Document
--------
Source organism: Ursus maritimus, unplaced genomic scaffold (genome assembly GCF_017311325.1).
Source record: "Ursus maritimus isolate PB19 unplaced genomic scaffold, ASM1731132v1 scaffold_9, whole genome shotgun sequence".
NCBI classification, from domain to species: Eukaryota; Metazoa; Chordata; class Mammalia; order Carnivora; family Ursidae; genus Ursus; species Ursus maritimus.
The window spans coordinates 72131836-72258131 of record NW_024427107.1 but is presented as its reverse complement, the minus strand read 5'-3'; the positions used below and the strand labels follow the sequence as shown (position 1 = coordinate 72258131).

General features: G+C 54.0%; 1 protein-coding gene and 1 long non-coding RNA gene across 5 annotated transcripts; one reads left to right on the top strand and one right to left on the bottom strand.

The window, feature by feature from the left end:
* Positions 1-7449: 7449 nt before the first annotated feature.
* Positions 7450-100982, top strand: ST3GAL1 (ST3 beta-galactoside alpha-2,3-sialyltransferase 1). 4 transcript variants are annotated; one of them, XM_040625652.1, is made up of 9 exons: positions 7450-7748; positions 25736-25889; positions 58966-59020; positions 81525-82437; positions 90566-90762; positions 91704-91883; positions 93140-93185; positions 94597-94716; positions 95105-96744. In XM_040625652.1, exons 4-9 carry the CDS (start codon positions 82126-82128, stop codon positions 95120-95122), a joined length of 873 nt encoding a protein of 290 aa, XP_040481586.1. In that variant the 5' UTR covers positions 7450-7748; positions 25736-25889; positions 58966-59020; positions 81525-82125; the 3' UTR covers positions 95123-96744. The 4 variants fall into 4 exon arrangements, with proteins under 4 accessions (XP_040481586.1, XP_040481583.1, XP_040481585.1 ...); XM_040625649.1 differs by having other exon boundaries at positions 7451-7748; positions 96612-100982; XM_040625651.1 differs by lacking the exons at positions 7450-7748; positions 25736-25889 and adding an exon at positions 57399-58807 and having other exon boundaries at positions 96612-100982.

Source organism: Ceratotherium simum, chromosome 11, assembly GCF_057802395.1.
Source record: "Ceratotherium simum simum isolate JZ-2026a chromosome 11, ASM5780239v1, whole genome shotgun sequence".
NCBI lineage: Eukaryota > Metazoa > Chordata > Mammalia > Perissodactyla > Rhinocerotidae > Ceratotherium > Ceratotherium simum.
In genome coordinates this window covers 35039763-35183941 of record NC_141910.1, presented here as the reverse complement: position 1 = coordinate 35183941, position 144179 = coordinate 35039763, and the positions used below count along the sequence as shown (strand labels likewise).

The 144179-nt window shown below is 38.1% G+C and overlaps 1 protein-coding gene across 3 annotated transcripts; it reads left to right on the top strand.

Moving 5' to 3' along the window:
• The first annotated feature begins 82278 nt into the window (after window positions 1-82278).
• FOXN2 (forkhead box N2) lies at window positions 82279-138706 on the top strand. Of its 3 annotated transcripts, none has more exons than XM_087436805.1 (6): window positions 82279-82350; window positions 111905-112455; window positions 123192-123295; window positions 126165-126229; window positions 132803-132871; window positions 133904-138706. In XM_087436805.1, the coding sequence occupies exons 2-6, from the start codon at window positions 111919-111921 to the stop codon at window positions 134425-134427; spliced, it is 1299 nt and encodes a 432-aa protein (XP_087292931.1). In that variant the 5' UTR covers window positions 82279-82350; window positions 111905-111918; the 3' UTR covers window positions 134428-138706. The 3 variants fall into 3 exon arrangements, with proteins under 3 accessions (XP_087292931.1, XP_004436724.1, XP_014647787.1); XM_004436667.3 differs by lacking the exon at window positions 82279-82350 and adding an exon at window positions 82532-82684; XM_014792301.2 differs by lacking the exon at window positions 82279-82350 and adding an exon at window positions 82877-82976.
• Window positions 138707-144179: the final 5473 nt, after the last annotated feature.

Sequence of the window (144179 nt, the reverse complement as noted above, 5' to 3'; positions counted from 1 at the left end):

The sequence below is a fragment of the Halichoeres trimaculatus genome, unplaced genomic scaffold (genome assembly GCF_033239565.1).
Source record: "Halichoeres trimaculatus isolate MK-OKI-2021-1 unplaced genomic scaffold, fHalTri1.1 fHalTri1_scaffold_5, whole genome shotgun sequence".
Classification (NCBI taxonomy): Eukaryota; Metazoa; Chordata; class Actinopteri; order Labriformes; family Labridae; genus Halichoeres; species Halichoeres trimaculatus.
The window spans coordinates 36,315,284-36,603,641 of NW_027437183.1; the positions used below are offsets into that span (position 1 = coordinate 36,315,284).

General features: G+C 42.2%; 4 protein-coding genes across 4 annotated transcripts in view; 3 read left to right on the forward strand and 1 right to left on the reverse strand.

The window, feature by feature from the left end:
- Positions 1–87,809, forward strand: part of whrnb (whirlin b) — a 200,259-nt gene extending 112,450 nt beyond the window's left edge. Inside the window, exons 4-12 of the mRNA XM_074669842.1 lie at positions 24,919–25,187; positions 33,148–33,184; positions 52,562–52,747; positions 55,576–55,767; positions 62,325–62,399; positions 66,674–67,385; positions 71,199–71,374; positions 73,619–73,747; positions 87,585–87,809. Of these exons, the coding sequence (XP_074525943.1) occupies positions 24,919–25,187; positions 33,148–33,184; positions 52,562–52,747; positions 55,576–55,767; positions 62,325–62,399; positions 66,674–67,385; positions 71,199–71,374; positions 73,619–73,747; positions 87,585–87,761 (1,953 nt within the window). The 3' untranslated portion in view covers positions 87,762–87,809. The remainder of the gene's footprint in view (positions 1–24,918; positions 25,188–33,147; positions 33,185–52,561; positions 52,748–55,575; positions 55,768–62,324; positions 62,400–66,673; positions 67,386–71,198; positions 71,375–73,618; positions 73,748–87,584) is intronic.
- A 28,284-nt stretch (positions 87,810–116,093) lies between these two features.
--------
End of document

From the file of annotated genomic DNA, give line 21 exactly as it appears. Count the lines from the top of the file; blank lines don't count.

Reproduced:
Classification (NCBI taxonomy): Eukaryota; Metazoa; Chordata; class Actinopteri; order Labriformes; family Labridae; genus Halichoeres; species Halichoeres trimaculatus.